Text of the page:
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Posts with the Tag “public engagement”

NCSL’s The Rise and Fall of Town Meetings

The 66-minute Rise and Fall of the Town Hall Meeting video shows the NCSL (National Conference of State Legislatures) 2009 Fall Forum held on Dec. 11, 2009.  The video features three legislators talking about the effective use of town hall meetings and deliberation. One of the legislators featured is NCDD member and Hawaii State Senator Les Ihara. The other speakers included: Representative Sheryl L. Allen (Utah), Representative Ellen Roberts (Colorado), and Katie Ziegler (NCSL). Senator Ihara's presentation cites NCDD's work heavily. He talks at length […] (continue)

OpenGov Playbook

The purpose of the White House's Open Government Directive (OGD) is to change the culture of federal agencies so that they are more transparent, participatory, and collaborative. The OpenGov Playbook (at www.opengovplaybook.org) is a place for open government practitioners at the federal, state, and local levels to share questions and effective practices about the Directive. Knowledge about the OGD is spread out across the Web; the primary purpose of this wiki-based site is to serve as a useful directory to those resources. The Playbook also […] (continue)

Aligning the Work of Government to Strengthen the Work of Citizens

This February 2010 report to the Kettering Foundation, "Aligning the Work of Government to Strengthen the Work of Citizens: A Study of Public Administrators in Local and Regional Government," was written by W. Barnett Pearce (pictured here) and Kimberly A. Pearce. The Pearces’ report surveys California administrative leaders from cities and counties, noting their changing views of “public engagement.” The main research question for the study was "What do public administrators need to know and to do in order to promote and respond constructively to […] (continue)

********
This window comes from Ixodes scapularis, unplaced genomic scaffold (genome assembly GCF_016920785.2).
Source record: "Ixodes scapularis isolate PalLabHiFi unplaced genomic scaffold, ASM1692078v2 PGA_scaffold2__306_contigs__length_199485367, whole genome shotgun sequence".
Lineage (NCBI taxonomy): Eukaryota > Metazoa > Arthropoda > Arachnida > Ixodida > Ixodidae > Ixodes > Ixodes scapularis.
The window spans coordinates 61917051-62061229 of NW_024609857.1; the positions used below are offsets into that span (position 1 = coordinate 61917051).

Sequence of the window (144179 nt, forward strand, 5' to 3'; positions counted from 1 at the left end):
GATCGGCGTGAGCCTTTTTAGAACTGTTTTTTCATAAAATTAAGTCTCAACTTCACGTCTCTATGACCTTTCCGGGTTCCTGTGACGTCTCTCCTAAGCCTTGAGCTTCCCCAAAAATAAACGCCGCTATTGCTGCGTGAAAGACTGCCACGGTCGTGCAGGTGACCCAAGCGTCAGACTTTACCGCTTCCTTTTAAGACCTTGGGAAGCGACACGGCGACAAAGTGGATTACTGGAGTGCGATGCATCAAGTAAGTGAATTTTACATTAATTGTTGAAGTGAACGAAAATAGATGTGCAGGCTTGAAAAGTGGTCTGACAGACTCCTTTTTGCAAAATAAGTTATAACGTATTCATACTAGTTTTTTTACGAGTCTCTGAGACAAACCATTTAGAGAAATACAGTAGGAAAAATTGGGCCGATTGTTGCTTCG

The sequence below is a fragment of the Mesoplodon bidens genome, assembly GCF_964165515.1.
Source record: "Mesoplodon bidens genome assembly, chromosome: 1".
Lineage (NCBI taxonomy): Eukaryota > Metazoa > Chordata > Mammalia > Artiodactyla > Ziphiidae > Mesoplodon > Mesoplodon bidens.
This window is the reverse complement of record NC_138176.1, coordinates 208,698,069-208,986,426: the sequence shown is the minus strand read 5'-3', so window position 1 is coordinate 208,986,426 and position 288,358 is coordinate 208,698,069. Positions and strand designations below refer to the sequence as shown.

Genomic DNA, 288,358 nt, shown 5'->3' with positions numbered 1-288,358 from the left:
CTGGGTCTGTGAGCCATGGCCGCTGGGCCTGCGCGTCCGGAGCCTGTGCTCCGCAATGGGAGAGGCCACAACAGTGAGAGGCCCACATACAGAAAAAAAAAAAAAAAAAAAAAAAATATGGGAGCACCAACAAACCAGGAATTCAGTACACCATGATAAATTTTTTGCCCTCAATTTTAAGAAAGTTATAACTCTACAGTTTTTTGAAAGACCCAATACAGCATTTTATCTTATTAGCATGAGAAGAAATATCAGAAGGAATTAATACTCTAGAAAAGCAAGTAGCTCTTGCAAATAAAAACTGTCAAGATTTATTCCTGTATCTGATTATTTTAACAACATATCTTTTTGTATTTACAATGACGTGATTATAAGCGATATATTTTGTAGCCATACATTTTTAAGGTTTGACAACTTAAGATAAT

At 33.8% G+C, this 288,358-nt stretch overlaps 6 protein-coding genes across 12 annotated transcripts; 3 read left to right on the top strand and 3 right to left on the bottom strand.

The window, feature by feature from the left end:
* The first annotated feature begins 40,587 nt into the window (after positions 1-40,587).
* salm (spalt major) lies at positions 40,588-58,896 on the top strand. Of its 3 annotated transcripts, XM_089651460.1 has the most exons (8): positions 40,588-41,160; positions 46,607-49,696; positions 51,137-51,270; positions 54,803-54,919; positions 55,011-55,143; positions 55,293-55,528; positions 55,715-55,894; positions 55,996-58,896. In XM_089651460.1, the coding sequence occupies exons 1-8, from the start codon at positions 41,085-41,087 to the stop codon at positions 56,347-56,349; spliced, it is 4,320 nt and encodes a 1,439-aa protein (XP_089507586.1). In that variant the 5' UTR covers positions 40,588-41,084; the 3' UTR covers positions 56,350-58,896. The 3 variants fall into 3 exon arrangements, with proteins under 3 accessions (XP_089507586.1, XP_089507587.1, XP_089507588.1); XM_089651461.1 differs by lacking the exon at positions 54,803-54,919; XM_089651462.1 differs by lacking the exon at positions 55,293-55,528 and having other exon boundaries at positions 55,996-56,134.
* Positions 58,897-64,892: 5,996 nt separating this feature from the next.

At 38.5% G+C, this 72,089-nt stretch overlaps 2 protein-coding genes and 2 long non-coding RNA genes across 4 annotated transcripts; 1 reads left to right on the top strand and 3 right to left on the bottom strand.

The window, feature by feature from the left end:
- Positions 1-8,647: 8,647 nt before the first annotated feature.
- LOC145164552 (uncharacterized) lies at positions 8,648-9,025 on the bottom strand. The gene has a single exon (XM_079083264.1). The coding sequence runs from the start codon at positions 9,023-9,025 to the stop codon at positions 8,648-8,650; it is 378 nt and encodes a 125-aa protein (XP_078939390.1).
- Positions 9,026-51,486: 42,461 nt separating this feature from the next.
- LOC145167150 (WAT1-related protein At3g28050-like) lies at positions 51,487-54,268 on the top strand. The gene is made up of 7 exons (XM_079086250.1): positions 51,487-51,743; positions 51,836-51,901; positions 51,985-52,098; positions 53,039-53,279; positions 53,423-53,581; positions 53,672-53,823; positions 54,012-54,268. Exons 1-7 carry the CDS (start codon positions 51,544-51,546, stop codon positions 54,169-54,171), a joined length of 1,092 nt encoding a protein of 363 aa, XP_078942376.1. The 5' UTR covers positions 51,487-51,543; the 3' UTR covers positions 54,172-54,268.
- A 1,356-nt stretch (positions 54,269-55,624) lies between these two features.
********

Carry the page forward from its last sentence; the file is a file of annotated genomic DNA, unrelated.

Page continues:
Talking Together: Public Deliberation and Political Participation in America

Challenging the conventional wisdom that Americans are less engaged than ever in national life and the democratic process, the 2009 book Talking Together, authored by Lawrence R. Jacobs, Fay Lomax Cook, and Michael X. Delli Carpini, paints a comprehensive portrait of public deliberation in the United States and explains why it is important to America’s future. The authors’ original and extensive research reveals how, when, and why citizens talk to each other about the issues of the day. They find that—in settings ranging from one-on-one conversations […] (continue)

Technology of Participation (ToP)

Technology of Participation (ToP®) is a collection of highly practical group facilitation methods developed by the Institute of Cultural Affairs (ICA). ToP consists of methods that enable groups to (1) engage in thoughtful and productive conversations, (2) develop common ground for working together, and (3) build effective short- and long-range plans. The ToP methods grew out of ICA’s work in community and organizational development around the world. ICA developed and tested the initial forms of these processes in the early 1960s in a new style […] (continue)